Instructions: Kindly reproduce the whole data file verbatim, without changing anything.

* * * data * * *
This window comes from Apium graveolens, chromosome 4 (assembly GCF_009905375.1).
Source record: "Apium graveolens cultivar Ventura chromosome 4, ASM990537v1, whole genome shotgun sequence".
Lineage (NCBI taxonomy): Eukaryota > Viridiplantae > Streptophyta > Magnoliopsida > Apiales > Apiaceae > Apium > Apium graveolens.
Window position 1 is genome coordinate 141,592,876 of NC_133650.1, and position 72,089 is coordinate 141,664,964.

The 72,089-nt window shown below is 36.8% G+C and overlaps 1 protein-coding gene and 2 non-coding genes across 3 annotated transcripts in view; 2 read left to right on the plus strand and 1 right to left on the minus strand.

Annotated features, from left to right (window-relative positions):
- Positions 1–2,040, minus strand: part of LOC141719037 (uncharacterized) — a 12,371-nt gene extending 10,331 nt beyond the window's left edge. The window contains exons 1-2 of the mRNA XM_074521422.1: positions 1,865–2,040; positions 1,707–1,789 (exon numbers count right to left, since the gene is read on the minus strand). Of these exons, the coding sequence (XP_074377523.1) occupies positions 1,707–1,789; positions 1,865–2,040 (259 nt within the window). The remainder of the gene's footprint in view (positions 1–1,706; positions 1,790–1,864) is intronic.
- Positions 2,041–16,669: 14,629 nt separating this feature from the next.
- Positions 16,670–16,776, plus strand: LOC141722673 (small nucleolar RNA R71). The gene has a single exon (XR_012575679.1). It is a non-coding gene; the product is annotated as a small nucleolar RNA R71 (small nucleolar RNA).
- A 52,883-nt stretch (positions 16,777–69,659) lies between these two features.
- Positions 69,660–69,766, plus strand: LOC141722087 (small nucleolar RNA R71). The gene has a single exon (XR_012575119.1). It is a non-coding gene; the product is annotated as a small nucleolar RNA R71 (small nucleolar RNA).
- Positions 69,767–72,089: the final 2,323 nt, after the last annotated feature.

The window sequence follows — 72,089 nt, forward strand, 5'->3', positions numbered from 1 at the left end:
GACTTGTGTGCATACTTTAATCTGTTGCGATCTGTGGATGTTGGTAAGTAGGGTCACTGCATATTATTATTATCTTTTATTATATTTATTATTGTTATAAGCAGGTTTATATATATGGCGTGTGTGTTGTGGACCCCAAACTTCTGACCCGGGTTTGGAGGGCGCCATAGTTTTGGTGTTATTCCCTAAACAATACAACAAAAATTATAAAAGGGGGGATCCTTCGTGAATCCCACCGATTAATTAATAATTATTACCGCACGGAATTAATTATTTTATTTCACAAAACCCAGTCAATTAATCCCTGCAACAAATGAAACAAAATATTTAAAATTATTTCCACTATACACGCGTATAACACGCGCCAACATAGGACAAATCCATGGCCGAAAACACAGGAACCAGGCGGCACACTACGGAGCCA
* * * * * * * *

This window comes from Apium graveolens, chromosome 4 (assembly GCF_009905375.1).
Source record: "Apium graveolens cultivar Ventura chromosome 4, ASM990537v1, whole genome shotgun sequence".
Lineage (NCBI taxonomy): Eukaryota > Viridiplantae > Streptophyta > Magnoliopsida > Apiales > Apiaceae > Apium > Apium graveolens.
Window position 1 is genome coordinate 141,592,876 of NC_133650.1, and position 72,089 is coordinate 141,664,964.

The 72,089-nt window shown below is 36.8% G+C and overlaps 1 protein-coding gene and 2 non-coding genes across 3 annotated transcripts in view; 2 read left to right on the plus strand and 1 right to left on the minus strand.

Annotated features, from left to right (window-relative positions):
- Positions 1–2,040, minus strand: part of LOC141719037 (uncharacterized) — a 12,371-nt gene extending 10,331 nt beyond the window's left edge. The window contains exons 1-2 of the mRNA XM_074521422.1: positions 1,865–2,040; positions 1,707–1,789 (exon numbers count right to left, since the gene is read on the minus strand). Of these exons, the coding sequence (XP_074377523.1) occupies positions 1,707–1,789; positions 1,865–2,040 (259 nt within the window). The remainder of the gene's footprint in view (positions 1–1,706; positions 1,790–1,864) is intronic.
- Positions 2,041–16,669: 14,629 nt separating this feature from the next.
- Positions 16,670–16,776, plus strand: LOC141722673 (small nucleolar RNA R71). The gene has a single exon (XR_012575679.1). It is a non-coding gene; the product is annotated as a small nucleolar RNA R71 (small nucleolar RNA).
- A 52,883-nt stretch (positions 16,777–69,659) lies between these two features.
- Positions 69,660–69,766, plus strand: LOC141722087 (small nucleolar RNA R71). The gene has a single exon (XR_012575119.1). It is a non-coding gene; the product is annotated as a small nucleolar RNA R71 (small nucleolar RNA).
- Positions 69,767–72,089: the final 2,323 nt, after the last annotated feature.

The window sequence follows — 72,089 nt, forward strand, 5'->3', positions numbered from 1 at the left end:
GACTTGTGTGCATACTTTAATCTGTTGCGATCTGTGGATGTTGGTAAGTAGGGTCACTGCATATTATTATTATCTTTTATTATATTTATTATTGTTATAAGCAGGTTTATATATATGGCGTGTGTGTTGTGGACCCCAAACTTCTGACCCGGGTTTGGAGGGCGCCATAGTTTTGGTGTTATTCCCTAAACAATACAACAAAAATTATAAAAGGGGGGATCCTTCGTGAATCCCACCGATTAATTAATAATTATTACCGCACGGAATTAATTATTTTATTTCACAAAACCCAGTCAATTAATCCCTGCAACAAATGAAACAAAATATTTAAAATTATTTCCACTATACACGCGTATAACACGCGCCAACATAGGACAAATCCATGGCCGAAAACACAGGAACCAGGCGGCACACTACGGAGCCA